It’s hard to believe we’ve already been in Cambodia over two weeks. We’ve grown attached to the easy-going nature of this country’s people, stood in awe of its beautiful temples, and smiled at the many differences between its culture and our own.
The simple act of running errands in Siem Reap can be an illuminating cultural experience. The girls and I leave the haven of our guesthouse and its beautiful garden to begin our short walk into town. We follow the same pattern each time we do it. Go 20 yards on the left side of the road first, then cross to the other side to avoid the flattened, decaying rat that’s been there since we arrived. Go another 10 yards on the right side, then cross back to the left to avoid the reeking stench of the open sewage canal. Skirt around the big pile of trash, don’t get too close to the grazing cows along the road, and before we know it we’re passing 5-star hotels and walking in the shade along the river. This is a typical neighborhood in Cambodia. Trash alongside beautiful mango trees. Gorgeous gated homes near sewage canals. It’s a dichotomous environment I’ve grown to love.
The Old Market area of town bustles with tuk tuks, scooters, bikers and brave pedestrians like us. Sometimes we’ll stop in for a quick “fish pedicure”, the seemingly bizarre act of paying to have dozens of fish chew on the soles of your feet. It’s come to feel strangely normal and I’ll admit I’ve become a bit of an addict. My feet haven’t been this soft in years!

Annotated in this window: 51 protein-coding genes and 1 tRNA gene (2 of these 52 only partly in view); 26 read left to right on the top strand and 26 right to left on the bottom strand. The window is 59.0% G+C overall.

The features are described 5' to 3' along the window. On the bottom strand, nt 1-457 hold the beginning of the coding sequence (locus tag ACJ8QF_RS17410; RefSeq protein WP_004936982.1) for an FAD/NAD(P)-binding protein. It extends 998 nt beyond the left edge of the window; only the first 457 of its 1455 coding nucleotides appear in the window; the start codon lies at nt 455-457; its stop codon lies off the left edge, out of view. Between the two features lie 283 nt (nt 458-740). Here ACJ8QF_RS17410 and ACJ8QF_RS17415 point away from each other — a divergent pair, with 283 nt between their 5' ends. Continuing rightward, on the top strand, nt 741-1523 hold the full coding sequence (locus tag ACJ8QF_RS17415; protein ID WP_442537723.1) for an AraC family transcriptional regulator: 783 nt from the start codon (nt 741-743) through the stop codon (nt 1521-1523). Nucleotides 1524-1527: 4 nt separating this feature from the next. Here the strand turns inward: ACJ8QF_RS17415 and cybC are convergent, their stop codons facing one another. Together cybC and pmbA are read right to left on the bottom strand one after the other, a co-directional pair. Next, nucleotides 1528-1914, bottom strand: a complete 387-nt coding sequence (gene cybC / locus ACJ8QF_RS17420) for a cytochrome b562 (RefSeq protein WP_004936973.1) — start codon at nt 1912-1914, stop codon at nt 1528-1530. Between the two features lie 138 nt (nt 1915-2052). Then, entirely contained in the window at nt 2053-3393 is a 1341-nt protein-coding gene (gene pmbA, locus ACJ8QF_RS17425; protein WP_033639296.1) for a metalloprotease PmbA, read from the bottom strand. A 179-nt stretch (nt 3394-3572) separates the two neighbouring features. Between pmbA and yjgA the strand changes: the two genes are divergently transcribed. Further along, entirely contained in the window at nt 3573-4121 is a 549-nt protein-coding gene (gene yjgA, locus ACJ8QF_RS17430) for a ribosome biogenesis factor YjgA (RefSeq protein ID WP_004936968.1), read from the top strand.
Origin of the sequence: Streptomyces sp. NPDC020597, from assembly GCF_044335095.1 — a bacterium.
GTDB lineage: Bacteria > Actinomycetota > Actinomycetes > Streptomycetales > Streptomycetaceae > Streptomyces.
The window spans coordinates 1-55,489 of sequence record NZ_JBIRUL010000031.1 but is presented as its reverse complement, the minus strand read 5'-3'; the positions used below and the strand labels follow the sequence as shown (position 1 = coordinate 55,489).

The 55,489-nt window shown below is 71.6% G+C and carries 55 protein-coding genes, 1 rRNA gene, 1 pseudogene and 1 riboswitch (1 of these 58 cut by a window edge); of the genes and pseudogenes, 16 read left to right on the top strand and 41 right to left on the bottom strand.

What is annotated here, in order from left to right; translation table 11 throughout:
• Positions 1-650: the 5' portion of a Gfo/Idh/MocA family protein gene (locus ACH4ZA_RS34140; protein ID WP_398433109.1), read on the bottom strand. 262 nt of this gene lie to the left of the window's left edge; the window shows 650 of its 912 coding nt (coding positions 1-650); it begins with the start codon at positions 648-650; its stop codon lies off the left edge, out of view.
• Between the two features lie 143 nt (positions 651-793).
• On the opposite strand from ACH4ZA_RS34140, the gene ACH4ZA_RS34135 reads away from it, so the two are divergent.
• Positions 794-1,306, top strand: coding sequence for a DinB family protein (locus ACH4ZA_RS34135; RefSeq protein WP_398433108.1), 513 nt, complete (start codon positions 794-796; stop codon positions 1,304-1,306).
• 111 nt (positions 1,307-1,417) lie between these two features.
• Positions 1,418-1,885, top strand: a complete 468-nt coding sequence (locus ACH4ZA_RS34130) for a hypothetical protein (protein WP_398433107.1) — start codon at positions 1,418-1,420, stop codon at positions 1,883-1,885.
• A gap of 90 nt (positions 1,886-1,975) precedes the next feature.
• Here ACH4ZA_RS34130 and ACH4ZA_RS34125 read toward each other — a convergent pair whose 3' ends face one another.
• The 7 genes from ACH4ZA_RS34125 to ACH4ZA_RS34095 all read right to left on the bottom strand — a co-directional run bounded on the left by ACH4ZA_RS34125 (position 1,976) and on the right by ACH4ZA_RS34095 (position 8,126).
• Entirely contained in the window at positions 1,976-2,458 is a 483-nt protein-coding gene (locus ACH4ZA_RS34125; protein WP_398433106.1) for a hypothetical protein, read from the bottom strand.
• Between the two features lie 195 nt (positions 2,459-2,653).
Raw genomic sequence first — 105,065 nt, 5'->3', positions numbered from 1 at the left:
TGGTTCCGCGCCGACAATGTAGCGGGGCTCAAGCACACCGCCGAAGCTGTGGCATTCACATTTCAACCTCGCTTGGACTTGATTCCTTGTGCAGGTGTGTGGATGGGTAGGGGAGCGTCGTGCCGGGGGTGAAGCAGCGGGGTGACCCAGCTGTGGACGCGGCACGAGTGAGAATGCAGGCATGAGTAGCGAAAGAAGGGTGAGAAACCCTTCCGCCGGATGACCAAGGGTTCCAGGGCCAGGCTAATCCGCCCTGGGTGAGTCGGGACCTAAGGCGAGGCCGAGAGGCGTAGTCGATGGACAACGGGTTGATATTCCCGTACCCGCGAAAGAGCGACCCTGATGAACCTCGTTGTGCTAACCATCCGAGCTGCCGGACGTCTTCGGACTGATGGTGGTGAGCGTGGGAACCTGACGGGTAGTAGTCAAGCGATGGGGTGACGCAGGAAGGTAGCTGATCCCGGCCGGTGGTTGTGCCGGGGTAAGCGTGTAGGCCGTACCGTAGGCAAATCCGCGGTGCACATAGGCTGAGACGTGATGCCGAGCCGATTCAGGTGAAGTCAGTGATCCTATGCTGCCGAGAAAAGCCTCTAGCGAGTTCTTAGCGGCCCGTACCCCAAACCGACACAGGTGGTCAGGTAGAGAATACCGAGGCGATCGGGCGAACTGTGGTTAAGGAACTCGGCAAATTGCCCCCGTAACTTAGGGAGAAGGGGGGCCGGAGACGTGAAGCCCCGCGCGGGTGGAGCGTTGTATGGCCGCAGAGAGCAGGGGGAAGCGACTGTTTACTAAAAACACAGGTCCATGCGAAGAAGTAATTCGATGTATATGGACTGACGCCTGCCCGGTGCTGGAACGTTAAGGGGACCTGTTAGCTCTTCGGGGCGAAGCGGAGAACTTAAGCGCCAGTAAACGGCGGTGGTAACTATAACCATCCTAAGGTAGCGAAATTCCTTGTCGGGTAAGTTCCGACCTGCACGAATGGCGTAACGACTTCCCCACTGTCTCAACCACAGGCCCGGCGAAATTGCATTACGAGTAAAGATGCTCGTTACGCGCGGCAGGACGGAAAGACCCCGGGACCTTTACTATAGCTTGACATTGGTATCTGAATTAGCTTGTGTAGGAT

Next we’ll squeeze our way through the produce stalls of the market. Having expanded our palates over the past couple months, we buy dragon fruit, morning glory, jack fruit and many other foods we’d never heard of much less eaten before we came to Southeast Asia. Sometimes we’ll be lured in by one of the many women singing in their smooth, high voices, “Madame, you want some pants? You need scarf, madame?” Confession: we’ve bought some scarves and pants.
The Old Market area shows its true colors as the sun sets on Siem Reap. Neon signs and lanterns light up the streets as traditional Cambodian music fills the air. Restaurants and bars offer meals for as little as 2 bucks and beers for just 50 cents. Often Brian will ride in and join us so we can hit the town as a family.
Soon we’ve got tired kids on our hands and it’s time to wind down another day in Siem Reap. All I have to do is barely turn my head in the direction of one of the tuk tuk drivers packed along the street and I’ll get the familiar “Lady! Hey Lady! You want tuk tuk?!”
Within a few minutes a cool breeze is hitting our faces as we bump along potholed roads and smile at the memories of another day in what’s becoming one of our favorite countries of this journey.